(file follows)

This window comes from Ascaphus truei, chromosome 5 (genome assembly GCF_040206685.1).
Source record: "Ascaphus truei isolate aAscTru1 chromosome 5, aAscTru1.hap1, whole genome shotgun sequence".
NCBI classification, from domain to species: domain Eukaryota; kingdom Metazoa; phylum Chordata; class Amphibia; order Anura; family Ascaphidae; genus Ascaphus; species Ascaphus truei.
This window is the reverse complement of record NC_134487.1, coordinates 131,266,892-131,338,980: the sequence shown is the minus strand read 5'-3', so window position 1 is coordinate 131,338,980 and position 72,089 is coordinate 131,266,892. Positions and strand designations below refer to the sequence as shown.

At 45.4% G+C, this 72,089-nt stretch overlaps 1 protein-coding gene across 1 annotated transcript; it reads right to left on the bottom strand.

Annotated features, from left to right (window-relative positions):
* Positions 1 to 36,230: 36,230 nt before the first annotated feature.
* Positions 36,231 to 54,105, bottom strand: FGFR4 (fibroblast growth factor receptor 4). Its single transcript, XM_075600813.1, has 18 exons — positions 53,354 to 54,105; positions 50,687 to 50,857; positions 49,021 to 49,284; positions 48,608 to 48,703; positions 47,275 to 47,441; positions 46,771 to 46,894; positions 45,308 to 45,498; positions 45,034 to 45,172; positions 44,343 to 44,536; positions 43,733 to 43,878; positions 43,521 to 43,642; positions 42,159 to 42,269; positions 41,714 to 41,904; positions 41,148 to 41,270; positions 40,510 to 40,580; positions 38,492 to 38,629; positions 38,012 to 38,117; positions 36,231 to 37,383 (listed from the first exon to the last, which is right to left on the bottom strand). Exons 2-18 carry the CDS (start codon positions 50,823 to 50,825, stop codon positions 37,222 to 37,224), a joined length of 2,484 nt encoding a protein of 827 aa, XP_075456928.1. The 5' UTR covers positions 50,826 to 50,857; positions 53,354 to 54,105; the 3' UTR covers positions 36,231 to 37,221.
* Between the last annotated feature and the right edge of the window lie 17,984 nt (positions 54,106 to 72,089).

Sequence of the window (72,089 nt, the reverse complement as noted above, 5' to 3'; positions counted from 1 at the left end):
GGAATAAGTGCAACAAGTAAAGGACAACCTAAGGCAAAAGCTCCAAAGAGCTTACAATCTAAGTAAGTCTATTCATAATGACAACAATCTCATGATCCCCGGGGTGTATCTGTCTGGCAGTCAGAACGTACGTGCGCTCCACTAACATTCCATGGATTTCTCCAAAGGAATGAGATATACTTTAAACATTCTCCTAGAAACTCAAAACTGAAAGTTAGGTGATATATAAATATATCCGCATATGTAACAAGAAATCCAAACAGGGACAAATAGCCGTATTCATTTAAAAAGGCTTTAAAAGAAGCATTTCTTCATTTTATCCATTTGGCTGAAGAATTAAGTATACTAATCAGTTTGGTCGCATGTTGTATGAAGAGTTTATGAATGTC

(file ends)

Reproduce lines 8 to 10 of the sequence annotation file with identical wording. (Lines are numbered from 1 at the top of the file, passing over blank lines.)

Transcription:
* Positions 36,231 to 54,105, bottom strand: FGFR4 (fibroblast growth factor receptor 4). Its single transcript, XM_075600813.1, has 18 exons — positions 53,354 to 54,105; positions 50,687 to 50,857; positions 49,021 to 49,284; positions 48,608 to 48,703; positions 47,275 to 47,441; positions 46,771 to 46,894; positions 45,308 to 45,498; positions 45,034 to 45,172; positions 44,343 to 44,536; positions 43,733 to 43,878; positions 43,521 to 43,642; positions 42,159 to 42,269; positions 41,714 to 41,904; positions 41,148 to 41,270; positions 40,510 to 40,580; positions 38,492 to 38,629; positions 38,012 to 38,117; positions 36,231 to 37,383 (listed from the first exon to the last, which is right to left on the bottom strand). Exons 2-18 carry the CDS (start codon positions 50,823 to 50,825, stop codon positions 37,222 to 37,224), a joined length of 2,484 nt encoding a protein of 827 aa, XP_075456928.1. The 5' UTR covers positions 50,826 to 50,857; positions 53,354 to 54,105; the 3' UTR covers positions 36,231 to 37,221.
* Between the last annotated feature and the right edge of the window lie 17,984 nt (positions 54,106 to 72,089).

Sequence of the window (72,089 nt, the reverse complement as noted above, 5' to 3'; positions counted from 1 at the left end):